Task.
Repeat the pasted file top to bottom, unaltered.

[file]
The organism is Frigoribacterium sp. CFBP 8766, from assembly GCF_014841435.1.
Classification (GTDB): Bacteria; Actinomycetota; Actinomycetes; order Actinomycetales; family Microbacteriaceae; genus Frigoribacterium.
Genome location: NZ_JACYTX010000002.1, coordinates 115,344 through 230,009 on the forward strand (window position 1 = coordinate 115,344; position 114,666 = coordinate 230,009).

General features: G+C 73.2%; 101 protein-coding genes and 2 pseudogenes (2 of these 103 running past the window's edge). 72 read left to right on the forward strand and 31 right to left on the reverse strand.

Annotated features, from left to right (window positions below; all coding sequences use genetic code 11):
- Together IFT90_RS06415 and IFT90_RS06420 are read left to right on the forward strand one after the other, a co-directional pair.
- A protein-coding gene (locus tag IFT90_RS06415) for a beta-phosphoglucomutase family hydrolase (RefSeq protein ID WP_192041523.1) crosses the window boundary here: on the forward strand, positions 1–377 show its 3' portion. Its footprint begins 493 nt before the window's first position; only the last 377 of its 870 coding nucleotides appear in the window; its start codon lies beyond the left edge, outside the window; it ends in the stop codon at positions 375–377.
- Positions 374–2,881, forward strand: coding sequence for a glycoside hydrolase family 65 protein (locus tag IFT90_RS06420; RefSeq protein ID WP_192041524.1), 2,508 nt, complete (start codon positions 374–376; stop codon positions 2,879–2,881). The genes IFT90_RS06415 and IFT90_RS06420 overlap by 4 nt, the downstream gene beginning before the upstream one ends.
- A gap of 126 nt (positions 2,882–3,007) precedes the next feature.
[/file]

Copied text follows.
The organism is Frigoribacterium sp. CFBP 8766, from assembly GCF_014841435.1.
Classification (GTDB): Bacteria; Actinomycetota; Actinomycetes; order Actinomycetales; family Microbacteriaceae; genus Frigoribacterium.
Genome location: NZ_JACYTX010000002.1, coordinates 115,344 through 230,009 on the forward strand (window position 1 = coordinate 115,344; position 114,666 = coordinate 230,009).

General features: G+C 73.2%; 101 protein-coding genes and 2 pseudogenes (2 of these 103 running past the window's edge). 72 read left to right on the forward strand and 31 right to left on the reverse strand.

Annotated features, from left to right (window positions below; all coding sequences use genetic code 11):
- Together IFT90_RS06415 and IFT90_RS06420 are read left to right on the forward strand one after the other, a co-directional pair.
- A protein-coding gene (locus tag IFT90_RS06415) for a beta-phosphoglucomutase family hydrolase (RefSeq protein ID WP_192041523.1) crosses the window boundary here: on the forward strand, positions 1–377 show its 3' portion. Its footprint begins 493 nt before the window's first position; only the last 377 of its 870 coding nucleotides appear in the window; its start codon lies beyond the left edge, outside the window; it ends in the stop codon at positions 375–377.
- Positions 374–2,881, forward strand: coding sequence for a glycoside hydrolase family 65 protein (locus tag IFT90_RS06420; RefSeq protein ID WP_192041524.1), 2,508 nt, complete (start codon positions 374–376; stop codon positions 2,879–2,881). The genes IFT90_RS06415 and IFT90_RS06420 overlap by 4 nt, the downstream gene beginning before the upstream one ends.
- A gap of 126 nt (positions 2,882–3,007) precedes the next feature.